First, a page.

With all of the arrogance of the Russian aristocracy, Eugene Onegin rejects the shy Tatyana because she is not of his class.
So begins the tale of unrequited love in Tchaikovsky’s “Eugene Onegin,” opening on Saturday, July 24, at the Santa Fe Opera.
Baritone Lucas Meachem plays the snobbish Onegin.
“I never think of my characters in a negative light,” Meachem said in a telephone interview. “I have to know they’re doing what they do for a reason.
“Onegin, he’s more of a product of his time,” he continued. “It’s Russian aristocracy back in the 1800s. It’s the reason the French Revolution happened; it’s the reason the Russian Revolution happened. He’s a complete snob. He’s arrogant. I just think of her as a country girl who reads for fun and I’m going off to Paris. But in the end, he’s taught a lesson.”
When the pair meet later, Tatyana’s status exceeds his. Too late, Onegin despairs of his mistake, enveloped in Tchaikovsky’s lush melodies.
A staple of opera houses across both the U.S. and Europe, Meachem grew up in the South.
“I’m just a southern boy who did well,” he said. “I grew up in the sticks of North Carolina.”
The Grammy Award-winning baritone sang in choirs, then won a partial scholarship to Appalachian State University. From there he won full scholarships to the Eastman School of Music and Yale University.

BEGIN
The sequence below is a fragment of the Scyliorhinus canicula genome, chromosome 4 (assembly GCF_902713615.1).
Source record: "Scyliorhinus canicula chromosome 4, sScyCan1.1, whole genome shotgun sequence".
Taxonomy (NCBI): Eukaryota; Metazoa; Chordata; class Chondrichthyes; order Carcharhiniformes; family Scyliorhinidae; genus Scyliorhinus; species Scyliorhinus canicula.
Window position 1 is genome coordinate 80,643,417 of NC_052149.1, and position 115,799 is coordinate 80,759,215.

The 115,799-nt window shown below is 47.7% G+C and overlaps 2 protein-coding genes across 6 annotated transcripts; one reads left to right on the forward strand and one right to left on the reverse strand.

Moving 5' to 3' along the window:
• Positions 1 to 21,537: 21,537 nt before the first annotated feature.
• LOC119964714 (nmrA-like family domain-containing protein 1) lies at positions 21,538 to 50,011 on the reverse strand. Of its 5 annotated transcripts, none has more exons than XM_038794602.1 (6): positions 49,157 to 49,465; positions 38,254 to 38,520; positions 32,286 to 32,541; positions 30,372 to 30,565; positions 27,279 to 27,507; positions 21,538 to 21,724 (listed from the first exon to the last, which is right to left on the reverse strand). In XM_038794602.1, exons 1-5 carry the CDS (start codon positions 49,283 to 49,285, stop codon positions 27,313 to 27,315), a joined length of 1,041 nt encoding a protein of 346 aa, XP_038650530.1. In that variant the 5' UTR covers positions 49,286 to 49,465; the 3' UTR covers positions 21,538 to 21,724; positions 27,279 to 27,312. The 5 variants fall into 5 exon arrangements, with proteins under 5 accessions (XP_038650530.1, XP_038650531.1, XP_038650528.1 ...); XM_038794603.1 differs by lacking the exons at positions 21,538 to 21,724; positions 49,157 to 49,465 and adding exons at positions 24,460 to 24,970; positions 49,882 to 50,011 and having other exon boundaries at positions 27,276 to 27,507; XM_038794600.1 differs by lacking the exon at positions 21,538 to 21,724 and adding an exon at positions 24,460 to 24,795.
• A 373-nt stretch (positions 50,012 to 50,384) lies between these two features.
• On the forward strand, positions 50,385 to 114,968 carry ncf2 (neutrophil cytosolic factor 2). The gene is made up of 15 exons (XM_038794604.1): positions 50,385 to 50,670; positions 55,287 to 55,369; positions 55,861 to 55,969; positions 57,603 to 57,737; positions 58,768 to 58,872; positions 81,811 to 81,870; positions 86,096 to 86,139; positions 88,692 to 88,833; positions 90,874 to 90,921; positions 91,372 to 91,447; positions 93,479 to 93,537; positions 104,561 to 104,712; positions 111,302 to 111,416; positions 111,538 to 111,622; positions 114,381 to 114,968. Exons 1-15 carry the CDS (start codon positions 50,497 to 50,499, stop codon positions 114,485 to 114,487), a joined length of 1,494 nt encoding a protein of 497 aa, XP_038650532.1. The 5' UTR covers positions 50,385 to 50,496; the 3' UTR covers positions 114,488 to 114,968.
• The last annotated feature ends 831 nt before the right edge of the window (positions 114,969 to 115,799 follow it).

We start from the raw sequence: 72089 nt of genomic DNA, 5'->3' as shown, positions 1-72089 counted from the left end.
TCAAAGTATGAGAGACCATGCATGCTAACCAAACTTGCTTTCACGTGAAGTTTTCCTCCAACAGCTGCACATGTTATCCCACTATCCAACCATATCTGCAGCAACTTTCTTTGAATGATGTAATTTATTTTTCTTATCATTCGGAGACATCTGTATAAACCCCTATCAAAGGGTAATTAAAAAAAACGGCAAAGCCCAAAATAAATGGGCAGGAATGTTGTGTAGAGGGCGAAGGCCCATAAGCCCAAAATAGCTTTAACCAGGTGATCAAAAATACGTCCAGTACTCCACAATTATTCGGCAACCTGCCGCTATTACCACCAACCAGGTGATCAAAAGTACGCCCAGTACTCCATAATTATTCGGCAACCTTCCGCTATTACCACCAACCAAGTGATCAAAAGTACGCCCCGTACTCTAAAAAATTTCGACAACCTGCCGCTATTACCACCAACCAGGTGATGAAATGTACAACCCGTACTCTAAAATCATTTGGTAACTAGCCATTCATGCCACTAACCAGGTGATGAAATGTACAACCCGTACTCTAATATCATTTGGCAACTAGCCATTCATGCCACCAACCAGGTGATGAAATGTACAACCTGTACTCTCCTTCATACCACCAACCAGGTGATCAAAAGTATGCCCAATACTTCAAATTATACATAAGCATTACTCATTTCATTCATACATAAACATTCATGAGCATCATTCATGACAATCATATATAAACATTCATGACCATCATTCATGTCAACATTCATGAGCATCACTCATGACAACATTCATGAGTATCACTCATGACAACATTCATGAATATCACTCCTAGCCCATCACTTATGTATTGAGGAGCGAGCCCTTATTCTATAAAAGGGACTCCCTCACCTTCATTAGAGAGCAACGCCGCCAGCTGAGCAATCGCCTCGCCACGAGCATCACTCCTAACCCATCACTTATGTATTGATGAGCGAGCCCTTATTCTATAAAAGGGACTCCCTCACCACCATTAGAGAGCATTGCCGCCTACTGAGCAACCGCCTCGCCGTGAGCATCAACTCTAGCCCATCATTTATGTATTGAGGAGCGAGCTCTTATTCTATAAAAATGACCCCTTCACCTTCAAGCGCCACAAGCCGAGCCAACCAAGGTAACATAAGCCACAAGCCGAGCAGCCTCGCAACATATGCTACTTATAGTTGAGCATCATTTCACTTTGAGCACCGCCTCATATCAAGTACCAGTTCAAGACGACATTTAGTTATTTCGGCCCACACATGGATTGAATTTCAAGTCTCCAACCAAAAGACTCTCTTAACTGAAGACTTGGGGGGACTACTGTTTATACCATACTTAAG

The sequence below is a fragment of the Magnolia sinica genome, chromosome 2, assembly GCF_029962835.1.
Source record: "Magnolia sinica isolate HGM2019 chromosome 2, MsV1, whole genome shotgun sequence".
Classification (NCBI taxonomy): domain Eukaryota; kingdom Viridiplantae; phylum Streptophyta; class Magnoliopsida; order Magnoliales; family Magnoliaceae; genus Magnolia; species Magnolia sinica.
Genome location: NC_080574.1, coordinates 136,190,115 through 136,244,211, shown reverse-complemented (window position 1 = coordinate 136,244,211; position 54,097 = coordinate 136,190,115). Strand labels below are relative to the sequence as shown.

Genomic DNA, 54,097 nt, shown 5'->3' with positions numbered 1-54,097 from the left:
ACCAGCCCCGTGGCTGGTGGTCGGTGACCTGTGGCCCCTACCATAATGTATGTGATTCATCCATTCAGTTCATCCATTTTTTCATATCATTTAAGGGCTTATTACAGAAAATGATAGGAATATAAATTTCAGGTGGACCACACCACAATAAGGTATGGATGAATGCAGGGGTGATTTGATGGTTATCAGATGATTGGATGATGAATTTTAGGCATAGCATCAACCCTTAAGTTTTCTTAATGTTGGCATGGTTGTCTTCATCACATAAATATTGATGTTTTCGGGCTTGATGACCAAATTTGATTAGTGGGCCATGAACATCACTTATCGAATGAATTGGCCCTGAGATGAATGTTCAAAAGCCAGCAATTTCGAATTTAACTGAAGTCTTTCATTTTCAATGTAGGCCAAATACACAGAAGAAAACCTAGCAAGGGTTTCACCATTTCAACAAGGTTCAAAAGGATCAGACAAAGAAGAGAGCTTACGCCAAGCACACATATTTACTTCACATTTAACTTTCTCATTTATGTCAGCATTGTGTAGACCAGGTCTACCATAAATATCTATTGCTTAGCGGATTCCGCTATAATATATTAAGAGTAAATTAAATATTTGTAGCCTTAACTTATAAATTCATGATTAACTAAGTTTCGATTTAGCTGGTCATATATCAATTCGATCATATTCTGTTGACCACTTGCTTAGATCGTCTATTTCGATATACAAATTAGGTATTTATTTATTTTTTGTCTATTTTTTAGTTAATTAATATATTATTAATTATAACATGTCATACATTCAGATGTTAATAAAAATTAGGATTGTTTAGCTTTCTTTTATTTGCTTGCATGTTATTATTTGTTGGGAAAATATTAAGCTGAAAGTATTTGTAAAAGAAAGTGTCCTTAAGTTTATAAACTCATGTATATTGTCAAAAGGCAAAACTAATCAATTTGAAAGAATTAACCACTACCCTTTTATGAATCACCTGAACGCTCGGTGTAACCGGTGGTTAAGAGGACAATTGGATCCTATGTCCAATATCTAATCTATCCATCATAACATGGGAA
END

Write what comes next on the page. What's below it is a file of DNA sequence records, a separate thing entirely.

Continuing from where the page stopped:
“There were no meteoric moments,” he said, “just a steady climb.
“In the beginning, I just loved to sing,” he continued. “I don’t get nervous at all. I love going up and doing ridiculous things on stage.
“It’s the grandiosity of the art form I love today,” he said.
After Santa Fe, Meachem will perform in “Tannhäuser,” at the Los Angeles Opera, in “Carmen” in Europe and in the Metropolitan Opera production of “La Bohème.” The San Francisco Opera gave him its inaugural “Emerging Star of the Year” award in 2016.
Soprano Sara Jakubiak sings the role of Tatyana, the naive waif who falls hard for Onegin.
“I think she was a very young girl at the beginning,” Jakubiak said in a telephone interview. “She blossoms into a rose garden of a woman. What amazes me is her awareness, her intelligence. She is completely smitten with Onegin in the beginning. (But) she decides to remain with a man who respects her for everything she is.”
The opera marks Jakubiak’s return to Santa Fe after a stint as an apprentice singer in 2007.
“It’s very different because I see these young artists around me,” she said. “You sort of see where you started; it’s a really interesting place to be.”
Jakubiak grew up in semi-rural Michigan before earning master’s degrees from both Yale University and the Cleveland Institute of Music.
“I was a very shy person,” she said. “Nobody tells a daughter to grow up and do this job.”
At first, she thought she wanted to become a teacher until a stint at student teaching changed her plans. She thought she might teach voice at the college level until she attended Colorado’s Central City Opera as a young artist. A woman from Yale recruited her.
“I said, ‘No, I’m really tired of school.’ She said, ‘We really focus on performance and we bring people in to work with you.’ ”
To New Haven, Connecticut, she went. She first sang professionally at Deutsche Oper Berlin. She performed “Eugene Onegin” in Frankfurt five years ago.
Ever the perfectionist, she still sometimes wonders if this will be her last job.
“Now I have several years of work ahead of me,” she said.
After Santa Fe, Jakubiak will sing the role of Elisabeth in Wagner’s “Tannhäuser” at the Los Angeles Opera.